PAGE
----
How fearful should we be of terrorism?Answer: horribly fearful if we are caught in the midst of an atrocity. I know if I was near a terrorist attack I would be petrified. But should the anticipation of an atrocity generate fear in our everyday living? If we allow terrorism to generate morbid fear, are we not fulfilling the hopes and desires of the terrorist? In statistical terms our chances of being hurt by a terrorist attack in the western world are infinitesimal in comparison to other things we should be fearful of but aren’t. We are more likely to be killed by cars or the effects of sugar or the consequences of excessive alcohol. Women are more likely to be killed by domestic violence. If we live in America we are statistically more likely to be killed by a gun, either intentionally or accidentally – and by a person we know rather than a terrorist.
Think don’t feel….A cool look at UK official statistics should help us reconsider what we worry about:
- In the UK between 1970 and 1984 there were 2,211 deaths caused by terrorism
- In the UK between 1985 and 1999 there were 1,094 deaths caused by terrorism
- In the UK between 2000 and 2015 there were 90 deaths caused by terrorism
What SHOULD we be afraid of?
By way of contrast to the terrorism statistics:
- In the UK over 100 women every year (NOT every 15 years) are murdered by their partner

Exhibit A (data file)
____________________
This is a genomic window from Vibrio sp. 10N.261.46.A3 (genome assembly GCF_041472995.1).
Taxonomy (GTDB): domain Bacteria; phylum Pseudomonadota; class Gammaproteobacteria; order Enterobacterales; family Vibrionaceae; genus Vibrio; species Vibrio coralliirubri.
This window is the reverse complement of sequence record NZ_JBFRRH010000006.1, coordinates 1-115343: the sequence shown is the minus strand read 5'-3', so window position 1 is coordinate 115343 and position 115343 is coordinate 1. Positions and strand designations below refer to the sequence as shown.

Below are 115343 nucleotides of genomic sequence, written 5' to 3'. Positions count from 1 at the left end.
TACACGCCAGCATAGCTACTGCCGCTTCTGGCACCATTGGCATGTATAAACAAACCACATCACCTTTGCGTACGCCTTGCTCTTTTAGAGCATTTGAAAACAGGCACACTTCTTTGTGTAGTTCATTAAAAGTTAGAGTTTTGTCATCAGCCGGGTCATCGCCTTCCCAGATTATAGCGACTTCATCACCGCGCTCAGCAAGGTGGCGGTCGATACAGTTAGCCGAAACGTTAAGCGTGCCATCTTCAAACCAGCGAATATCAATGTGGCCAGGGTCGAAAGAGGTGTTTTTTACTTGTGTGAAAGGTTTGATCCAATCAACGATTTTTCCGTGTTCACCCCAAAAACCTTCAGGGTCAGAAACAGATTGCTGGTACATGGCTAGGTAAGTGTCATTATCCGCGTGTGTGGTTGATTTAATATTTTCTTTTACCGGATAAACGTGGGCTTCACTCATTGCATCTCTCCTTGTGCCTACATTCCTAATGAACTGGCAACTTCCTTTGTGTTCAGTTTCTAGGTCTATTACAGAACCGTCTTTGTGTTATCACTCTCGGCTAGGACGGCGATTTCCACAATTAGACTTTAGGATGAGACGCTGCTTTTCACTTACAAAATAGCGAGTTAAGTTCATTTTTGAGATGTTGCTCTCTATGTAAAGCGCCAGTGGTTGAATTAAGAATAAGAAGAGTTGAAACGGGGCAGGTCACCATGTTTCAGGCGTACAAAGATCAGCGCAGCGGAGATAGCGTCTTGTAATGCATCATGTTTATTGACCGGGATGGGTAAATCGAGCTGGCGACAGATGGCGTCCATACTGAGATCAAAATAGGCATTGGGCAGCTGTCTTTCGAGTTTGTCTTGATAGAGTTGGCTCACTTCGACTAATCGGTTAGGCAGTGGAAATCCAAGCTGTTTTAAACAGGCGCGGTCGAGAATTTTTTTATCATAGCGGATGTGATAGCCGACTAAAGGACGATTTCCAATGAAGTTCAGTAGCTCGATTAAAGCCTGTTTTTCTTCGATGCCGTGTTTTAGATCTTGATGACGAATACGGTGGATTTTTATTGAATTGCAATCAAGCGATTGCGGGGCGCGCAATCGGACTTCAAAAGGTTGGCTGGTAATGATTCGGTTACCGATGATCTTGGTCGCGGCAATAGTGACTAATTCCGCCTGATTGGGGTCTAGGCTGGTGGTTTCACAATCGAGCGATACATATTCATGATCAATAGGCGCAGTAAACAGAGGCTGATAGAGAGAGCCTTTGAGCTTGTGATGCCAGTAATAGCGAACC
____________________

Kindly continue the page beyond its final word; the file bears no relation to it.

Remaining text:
- In the UK over 1,700 people are killed every year in road traffic accidents (down from over 3,500 in 2003, which is a good news story but I don’t know why terrorism provokes more fear and outrage than our acceptance of deaths by traffic, given the statistics)
- Hidden sugars in food contribute to obesity, organ disease and diabetes; more people suffer from the food industry’s over-use of sugar than from terrorist atrocities. Why aren’t we afraid of sugar?
- In the UK over 8,000 people every year die as a result of the excess consumption of alcohol, but the scare stories about alcohol are few and far between. We are not afraid of alcohol in the same way we are afraid of terrorism.
Is it the same in the USA?
- In the US in the last decade, fewer than 60 people have been killed by terrorist incidents
- In the US in the last decade, more than 280,000 people have been killed by “violence-related gun deaths”